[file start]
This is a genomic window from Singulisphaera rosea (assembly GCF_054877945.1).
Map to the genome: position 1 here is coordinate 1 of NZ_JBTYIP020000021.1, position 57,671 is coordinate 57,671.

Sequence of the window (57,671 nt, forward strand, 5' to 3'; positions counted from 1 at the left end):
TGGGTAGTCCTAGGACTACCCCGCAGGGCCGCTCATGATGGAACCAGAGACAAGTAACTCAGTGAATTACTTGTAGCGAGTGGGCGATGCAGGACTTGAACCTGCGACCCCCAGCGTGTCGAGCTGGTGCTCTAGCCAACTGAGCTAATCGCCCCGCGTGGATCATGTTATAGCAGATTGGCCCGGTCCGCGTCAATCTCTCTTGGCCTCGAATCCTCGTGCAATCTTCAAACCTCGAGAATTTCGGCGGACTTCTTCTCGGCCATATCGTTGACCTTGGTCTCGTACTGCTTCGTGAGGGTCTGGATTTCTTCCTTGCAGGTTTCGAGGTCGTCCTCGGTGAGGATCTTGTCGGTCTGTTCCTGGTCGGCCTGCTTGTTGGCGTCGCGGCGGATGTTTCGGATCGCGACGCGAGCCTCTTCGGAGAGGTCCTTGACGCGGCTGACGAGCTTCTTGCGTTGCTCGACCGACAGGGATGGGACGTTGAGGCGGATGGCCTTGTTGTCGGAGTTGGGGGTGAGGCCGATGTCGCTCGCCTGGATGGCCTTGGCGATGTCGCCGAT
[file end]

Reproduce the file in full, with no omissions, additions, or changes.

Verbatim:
This is a genomic window from Singulisphaera rosea (assembly GCF_054877945.1).
Map to the genome: position 1 here is coordinate 1 of NZ_JBTYIP020000021.1, position 57,671 is coordinate 57,671.

Sequence of the window (57,671 nt, forward strand, 5' to 3'; positions counted from 1 at the left end):
TGGGTAGTCCTAGGACTACCCCGCAGGGCCGCTCATGATGGAACCAGAGACAAGTAACTCAGTGAATTACTTGTAGCGAGTGGGCGATGCAGGACTTGAACCTGCGACCCCCAGCGTGTCGAGCTGGTGCTCTAGCCAACTGAGCTAATCGCCCCGCGTGGATCATGTTATAGCAGATTGGCCCGGTCCGCGTCAATCTCTCTTGGCCTCGAATCCTCGTGCAATCTTCAAACCTCGAGAATTTCGGCGGACTTCTTCTCGGCCATATCGTTGACCTTGGTCTCGTACTGCTTCGTGAGGGTCTGGATTTCTTCCTTGCAGGTTTCGAGGTCGTCCTCGGTGAGGATCTTGTCGGTCTGTTCCTGGTCGGCCTGCTTGTTGGCGTCGCGGCGGATGTTTCGGATCGCGACGCGAGCCTCTTCGGAGAGGTCCTTGACGCGGCTGACGAGCTTCTTGCGTTGCTCGACCGACAGGGATGGGACGTTGAGGCGGATGGCCTTGTTGTCGGAGTTGGGGGTGAGGCCGATGTCGCTCGCCTGGATGGCCTTGGCGATGTCGCCGAT